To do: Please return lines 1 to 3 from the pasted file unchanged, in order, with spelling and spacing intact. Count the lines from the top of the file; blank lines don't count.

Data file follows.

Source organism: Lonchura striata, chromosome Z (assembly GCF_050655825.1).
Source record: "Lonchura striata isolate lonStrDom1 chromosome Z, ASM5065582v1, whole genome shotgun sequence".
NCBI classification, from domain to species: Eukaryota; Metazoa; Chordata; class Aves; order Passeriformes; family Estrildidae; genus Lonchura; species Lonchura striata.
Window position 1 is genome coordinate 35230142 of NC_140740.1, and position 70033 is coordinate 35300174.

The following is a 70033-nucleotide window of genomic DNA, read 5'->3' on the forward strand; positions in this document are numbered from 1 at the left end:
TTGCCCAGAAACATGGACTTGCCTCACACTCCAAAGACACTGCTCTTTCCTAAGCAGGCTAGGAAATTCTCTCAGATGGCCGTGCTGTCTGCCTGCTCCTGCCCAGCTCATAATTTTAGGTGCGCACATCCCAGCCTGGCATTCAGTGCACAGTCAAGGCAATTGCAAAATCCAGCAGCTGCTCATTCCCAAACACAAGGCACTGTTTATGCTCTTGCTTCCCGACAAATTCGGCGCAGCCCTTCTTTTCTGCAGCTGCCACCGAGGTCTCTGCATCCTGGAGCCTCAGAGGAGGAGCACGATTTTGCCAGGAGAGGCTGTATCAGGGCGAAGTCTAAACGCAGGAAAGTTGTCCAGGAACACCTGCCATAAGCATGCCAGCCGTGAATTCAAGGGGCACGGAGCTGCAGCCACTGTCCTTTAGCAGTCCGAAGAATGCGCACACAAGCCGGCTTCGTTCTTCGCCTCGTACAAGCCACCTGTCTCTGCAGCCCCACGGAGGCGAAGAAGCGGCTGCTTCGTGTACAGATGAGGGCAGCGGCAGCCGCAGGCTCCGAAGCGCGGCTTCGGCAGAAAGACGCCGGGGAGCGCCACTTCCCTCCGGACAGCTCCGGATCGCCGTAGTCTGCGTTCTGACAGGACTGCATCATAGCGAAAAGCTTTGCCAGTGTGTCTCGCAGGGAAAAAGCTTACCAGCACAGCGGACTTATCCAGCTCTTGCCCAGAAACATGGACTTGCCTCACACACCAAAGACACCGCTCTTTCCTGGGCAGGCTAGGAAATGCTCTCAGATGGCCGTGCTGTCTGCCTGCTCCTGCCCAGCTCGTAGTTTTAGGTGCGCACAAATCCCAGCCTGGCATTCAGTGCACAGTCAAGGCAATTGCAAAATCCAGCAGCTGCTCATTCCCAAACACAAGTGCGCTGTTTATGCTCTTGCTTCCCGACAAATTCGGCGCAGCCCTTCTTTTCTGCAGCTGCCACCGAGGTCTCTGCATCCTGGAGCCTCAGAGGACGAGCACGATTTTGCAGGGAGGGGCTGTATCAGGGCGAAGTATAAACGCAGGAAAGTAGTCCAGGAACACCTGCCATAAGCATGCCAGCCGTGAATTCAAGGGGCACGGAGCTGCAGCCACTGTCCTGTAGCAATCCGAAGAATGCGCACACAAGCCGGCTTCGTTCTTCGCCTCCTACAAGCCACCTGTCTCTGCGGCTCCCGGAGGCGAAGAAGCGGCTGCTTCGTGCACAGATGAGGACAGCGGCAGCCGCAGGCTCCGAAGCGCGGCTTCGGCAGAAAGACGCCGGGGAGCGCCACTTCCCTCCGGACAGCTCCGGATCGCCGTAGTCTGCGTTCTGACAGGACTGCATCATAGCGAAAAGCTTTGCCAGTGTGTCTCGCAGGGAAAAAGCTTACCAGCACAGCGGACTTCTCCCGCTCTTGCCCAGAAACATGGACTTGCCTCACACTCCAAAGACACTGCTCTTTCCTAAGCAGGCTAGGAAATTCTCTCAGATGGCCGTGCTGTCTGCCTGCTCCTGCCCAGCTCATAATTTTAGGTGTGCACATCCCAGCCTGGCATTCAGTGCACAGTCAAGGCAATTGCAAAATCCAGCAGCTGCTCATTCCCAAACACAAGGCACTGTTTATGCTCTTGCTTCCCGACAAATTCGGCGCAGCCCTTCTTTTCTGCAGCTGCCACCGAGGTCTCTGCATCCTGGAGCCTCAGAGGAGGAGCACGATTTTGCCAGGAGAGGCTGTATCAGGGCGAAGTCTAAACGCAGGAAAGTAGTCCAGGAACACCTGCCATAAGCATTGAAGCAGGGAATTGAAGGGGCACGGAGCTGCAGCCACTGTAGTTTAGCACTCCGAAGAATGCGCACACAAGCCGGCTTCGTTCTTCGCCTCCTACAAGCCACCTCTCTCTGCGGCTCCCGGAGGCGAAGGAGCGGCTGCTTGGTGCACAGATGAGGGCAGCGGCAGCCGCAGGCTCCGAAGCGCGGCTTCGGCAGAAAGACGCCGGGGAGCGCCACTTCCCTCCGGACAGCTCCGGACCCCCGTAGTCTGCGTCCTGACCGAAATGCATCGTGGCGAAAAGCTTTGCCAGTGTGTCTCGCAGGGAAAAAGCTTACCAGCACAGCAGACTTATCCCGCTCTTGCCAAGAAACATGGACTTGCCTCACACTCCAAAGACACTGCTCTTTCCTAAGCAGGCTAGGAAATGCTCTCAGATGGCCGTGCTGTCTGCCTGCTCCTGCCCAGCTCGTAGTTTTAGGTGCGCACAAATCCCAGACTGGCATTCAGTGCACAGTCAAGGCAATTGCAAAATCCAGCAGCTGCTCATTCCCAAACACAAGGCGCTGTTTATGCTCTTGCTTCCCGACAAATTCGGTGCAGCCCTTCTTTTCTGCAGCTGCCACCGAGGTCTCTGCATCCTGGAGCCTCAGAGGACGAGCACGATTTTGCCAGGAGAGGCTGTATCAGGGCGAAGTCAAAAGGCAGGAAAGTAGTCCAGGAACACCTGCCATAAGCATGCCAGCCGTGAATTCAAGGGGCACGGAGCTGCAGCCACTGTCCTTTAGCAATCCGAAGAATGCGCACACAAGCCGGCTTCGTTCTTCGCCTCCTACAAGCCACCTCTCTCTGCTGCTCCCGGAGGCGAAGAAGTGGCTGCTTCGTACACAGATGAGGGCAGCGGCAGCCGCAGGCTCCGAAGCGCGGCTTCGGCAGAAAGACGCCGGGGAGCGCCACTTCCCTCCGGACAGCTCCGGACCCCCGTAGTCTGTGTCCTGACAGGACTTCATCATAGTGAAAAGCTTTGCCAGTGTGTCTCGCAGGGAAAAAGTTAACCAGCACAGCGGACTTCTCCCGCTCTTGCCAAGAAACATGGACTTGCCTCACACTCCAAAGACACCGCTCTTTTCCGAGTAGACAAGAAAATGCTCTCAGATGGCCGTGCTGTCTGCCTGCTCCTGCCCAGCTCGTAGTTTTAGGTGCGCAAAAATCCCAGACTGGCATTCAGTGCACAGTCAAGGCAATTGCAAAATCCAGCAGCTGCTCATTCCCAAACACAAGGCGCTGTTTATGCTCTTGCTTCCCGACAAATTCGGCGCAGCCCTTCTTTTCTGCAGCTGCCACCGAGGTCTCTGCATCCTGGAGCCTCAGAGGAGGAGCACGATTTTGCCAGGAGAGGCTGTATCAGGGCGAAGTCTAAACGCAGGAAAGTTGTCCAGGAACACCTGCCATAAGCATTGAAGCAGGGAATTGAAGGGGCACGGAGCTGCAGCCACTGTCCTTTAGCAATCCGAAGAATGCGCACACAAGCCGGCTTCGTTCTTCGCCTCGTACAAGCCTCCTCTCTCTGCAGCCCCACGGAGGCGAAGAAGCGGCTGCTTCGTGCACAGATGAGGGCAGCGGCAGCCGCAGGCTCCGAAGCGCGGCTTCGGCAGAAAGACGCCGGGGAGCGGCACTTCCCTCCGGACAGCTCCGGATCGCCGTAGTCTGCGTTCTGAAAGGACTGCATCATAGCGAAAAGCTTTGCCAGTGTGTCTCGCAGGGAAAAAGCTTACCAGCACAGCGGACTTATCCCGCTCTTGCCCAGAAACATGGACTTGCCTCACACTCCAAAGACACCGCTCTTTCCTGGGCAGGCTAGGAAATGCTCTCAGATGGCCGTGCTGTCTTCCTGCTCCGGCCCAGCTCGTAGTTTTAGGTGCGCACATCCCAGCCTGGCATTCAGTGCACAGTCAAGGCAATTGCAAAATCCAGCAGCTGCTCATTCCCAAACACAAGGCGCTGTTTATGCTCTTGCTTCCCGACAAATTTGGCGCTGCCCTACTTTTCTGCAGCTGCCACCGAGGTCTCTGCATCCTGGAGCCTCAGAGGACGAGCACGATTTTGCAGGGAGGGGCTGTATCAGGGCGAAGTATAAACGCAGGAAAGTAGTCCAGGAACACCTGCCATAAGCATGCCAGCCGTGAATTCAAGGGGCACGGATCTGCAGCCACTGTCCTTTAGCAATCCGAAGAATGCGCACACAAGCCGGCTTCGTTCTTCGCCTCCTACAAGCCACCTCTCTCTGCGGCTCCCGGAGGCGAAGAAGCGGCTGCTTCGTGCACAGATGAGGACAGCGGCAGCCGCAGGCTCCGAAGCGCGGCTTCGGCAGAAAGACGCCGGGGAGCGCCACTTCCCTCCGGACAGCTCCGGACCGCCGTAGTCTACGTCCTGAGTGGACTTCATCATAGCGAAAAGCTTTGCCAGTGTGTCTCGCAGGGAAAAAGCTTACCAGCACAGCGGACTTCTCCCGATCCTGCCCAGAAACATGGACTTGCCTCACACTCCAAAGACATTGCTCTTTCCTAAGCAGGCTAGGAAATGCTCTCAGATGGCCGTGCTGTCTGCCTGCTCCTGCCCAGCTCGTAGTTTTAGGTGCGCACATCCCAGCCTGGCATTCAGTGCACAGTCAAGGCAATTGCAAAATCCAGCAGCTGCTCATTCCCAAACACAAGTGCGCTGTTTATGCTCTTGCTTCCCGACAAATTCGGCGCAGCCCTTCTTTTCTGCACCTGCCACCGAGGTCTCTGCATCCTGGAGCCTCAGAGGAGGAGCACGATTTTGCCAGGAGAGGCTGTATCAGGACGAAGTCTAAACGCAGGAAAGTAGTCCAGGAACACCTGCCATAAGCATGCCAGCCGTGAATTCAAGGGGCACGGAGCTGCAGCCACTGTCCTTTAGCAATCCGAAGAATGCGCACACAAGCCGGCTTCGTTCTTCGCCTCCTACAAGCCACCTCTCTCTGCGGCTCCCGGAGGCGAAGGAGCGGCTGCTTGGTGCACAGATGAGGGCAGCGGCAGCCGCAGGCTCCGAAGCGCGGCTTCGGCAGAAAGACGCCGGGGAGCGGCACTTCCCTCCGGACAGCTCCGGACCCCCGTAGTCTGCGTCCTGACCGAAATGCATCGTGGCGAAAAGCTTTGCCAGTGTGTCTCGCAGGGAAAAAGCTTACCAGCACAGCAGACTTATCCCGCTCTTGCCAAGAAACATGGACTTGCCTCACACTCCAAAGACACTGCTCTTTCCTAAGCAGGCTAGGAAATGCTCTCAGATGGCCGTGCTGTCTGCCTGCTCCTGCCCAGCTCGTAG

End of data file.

Source organism: Lonchura striata, chromosome Z (assembly GCF_050655825.1).
Source record: "Lonchura striata isolate lonStrDom1 chromosome Z, ASM5065582v1, whole genome shotgun sequence".
NCBI classification, from domain to species: Eukaryota; Metazoa; Chordata; class Aves; order Passeriformes; family Estrildidae; genus Lonchura; species Lonchura striata.